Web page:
Few things I'll toss into this discussion:
First off, a good way from my experience to cycle a tank is to just drop in a piece of shrimp and let it rot. This works best in salt-water tanks where you'll be adding live rock/sand that will have some of the beneficial bacteria already on it. However, that doesn't prevent it from being helpful in a freshwater setup. You can, alternatively, purchase supplimentals that contain some of the bacteria you need to get your cycle going well.
The only concrete rule I would personally live by is this: Never put any fish/plants into a tank that isn't cycled, or is being cycled. It's cruel and irresponsible (in my opinion). It's one thing to do it out of ignorance, another to do it knowingly. If you put fish in a tank that isn't cycled, you are probably going to kill them. Just how it is. Some people even use a goldfish or other cheap fish to start the cycle, knowing it will die. I don't believe in that practice, as it runs counter to the idea behind good aquarium keeping: providing the best environment you can for your fish.
That little mini-rant aside, I'll answer your question about actinics, since I'm fairly familiar with them on my saltwater setups.
Actinic lighting gives off light in the "blue" spectrum. Think "Roy G. Biv". Blue lighting has a particular wavelength range.
As to the purpose of them, that's a pretty debatable subject. Many people think they serve no purpose other than aesthetic, as they can help the colors on some fish "pop" more. Other people argue that they're a valuable tool for any plant/coral/clam types that require, or like, lighting in that spectrum.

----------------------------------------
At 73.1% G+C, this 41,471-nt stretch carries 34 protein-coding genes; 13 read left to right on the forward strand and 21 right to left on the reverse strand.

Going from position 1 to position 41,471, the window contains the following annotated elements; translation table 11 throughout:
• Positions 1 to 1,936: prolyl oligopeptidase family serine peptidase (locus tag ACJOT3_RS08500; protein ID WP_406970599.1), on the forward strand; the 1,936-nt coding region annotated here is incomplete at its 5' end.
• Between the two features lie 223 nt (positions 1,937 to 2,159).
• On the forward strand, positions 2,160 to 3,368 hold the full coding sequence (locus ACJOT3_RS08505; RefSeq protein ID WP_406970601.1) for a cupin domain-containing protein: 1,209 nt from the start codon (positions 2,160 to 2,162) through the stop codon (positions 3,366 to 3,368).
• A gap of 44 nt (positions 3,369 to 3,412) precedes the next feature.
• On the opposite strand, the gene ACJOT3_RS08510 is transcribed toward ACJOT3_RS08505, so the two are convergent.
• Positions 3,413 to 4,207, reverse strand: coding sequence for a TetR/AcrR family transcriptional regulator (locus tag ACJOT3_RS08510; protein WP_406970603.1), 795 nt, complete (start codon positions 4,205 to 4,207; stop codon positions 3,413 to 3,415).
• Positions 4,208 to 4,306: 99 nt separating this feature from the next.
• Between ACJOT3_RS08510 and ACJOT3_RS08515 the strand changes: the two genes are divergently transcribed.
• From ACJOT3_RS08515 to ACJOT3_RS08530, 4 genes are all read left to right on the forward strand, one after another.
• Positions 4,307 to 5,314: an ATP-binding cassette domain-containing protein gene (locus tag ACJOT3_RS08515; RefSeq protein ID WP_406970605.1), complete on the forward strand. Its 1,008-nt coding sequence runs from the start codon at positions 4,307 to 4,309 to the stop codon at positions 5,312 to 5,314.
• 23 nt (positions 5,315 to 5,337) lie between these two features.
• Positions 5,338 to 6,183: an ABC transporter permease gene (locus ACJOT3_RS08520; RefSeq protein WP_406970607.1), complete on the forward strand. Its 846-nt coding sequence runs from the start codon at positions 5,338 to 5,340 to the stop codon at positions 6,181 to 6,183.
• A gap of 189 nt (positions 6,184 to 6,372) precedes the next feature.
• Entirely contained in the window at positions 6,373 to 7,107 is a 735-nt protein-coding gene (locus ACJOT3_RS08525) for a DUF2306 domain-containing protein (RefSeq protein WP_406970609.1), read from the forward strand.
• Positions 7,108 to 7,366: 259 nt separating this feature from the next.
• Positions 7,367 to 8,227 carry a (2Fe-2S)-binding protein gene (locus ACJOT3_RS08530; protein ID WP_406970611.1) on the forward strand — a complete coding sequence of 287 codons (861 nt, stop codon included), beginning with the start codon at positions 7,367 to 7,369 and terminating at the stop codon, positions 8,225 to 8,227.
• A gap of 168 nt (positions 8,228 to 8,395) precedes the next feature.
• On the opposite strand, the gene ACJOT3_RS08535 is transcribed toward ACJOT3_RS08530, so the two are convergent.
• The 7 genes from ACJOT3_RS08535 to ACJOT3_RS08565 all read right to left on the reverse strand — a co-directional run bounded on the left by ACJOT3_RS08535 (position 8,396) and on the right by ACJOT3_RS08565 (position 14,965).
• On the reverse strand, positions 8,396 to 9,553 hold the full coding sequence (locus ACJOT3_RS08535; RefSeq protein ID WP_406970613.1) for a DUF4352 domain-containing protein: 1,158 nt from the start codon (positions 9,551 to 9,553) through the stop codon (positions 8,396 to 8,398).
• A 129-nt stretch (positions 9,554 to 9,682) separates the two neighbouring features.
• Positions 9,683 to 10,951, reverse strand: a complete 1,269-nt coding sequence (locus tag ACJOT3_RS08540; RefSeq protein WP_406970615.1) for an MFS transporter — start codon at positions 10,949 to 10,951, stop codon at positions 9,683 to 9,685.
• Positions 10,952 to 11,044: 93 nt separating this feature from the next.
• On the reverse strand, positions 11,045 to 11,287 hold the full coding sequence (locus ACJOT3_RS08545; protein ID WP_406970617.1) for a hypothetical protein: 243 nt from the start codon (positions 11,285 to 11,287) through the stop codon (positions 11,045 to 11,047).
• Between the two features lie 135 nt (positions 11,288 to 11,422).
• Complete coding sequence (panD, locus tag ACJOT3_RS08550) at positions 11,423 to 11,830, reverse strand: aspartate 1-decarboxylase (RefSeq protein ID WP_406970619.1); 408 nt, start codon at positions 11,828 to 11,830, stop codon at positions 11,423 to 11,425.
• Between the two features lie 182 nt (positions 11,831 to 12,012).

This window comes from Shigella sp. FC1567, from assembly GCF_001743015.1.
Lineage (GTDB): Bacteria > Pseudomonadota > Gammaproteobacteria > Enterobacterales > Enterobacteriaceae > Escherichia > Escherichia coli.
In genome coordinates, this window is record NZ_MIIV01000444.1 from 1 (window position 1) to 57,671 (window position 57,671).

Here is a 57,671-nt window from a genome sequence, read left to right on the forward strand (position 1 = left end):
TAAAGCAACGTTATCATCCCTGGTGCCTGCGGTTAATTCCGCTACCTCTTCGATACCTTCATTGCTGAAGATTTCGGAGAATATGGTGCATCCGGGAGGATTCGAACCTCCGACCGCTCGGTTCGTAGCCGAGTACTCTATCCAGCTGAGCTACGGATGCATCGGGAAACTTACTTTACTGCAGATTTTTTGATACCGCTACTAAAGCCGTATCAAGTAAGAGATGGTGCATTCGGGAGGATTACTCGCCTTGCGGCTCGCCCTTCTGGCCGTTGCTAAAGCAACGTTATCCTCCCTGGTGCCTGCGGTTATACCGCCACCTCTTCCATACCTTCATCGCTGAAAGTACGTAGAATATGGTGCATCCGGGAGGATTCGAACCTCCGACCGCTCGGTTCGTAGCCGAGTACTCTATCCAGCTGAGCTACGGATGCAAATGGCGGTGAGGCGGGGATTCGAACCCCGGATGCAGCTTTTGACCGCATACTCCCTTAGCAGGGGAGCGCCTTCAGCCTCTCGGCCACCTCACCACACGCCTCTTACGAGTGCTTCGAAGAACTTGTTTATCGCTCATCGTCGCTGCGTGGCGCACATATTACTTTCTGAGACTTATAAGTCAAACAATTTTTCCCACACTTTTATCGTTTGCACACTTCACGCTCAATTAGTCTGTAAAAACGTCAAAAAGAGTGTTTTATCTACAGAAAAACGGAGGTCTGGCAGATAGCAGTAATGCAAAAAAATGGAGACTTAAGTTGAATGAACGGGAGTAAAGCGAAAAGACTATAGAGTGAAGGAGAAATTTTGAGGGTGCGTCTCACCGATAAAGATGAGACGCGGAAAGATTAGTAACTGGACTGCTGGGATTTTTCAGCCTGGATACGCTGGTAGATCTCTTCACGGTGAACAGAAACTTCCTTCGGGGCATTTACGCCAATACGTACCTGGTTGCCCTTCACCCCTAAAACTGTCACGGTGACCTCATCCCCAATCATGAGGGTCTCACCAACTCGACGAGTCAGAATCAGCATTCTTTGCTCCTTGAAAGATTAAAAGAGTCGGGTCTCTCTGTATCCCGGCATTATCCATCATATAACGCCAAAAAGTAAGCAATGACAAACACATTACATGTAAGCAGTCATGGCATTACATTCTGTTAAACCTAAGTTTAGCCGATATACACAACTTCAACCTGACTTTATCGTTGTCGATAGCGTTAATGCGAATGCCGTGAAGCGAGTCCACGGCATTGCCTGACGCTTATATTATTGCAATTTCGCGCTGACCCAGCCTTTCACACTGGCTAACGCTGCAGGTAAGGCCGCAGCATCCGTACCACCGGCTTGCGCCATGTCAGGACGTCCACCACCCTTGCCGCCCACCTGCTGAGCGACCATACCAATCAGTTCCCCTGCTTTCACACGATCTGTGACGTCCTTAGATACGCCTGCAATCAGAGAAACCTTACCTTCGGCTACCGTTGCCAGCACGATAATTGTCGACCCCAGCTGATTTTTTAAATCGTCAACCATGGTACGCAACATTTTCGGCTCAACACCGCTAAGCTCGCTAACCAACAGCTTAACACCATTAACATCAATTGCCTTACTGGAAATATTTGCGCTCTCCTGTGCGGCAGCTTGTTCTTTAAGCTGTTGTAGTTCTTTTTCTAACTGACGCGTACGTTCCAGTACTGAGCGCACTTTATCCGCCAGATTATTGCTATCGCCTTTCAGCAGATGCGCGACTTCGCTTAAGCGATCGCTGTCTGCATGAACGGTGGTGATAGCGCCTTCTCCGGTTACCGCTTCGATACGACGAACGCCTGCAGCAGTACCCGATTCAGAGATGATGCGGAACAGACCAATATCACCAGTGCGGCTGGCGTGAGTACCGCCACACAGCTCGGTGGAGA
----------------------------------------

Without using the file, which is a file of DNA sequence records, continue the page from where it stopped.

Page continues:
You do NOT want to use them as your primary light source. Actinics are merely supplemental, either for aesthetics, or if you have plants proven to thrive on light within the blue spectrum, they can be used to aid in photosynthesis.
As for that particular Coralife item:
First off, I'd want to know how many wats are in the 10k flourescent. Keep in mind that you want a certain wattage/gal in "daylights". Actinic lighting really shouldn't factor into your watt/gal computations.
You'll also have to keep in mind your reflector positioning, especially with there being 2 bulbs on one light. Only half of the light from something like that goes into the tank directly, the rest goes up, and without the proper reflector, is basically wasted. With a split-bulb like that, you could potentially waste more than that even with a good reflector because you'll be bouncing some of it off onto the Actinic bulb, rather than reflecting it down into your tank.
Lighting isn't cheap for quality stuff. I would avoid making it so, since it's a pretty important part of a tank, especially a planted tank (less so for a FO tank).
Either way, remember that aquariums are not for the impatient. If you're going to (I'm just saying this in general to anyone reading) rush around and do things haphazardly, halfassed, or without any real thought to the care of your fish, then get a screensaver instead. Fish are real creatures, and caring for them should be done in the same manner you'd care for any other pet, or even your children. Treat them with respect, offer them the best you can afford, and don't get in over your head. But most of all, take your time, research, learn. It'll pay off in the end when you can keep your fish and enjoy them for years, instead of days or weeks.
Sorry if that was preachy. Good luck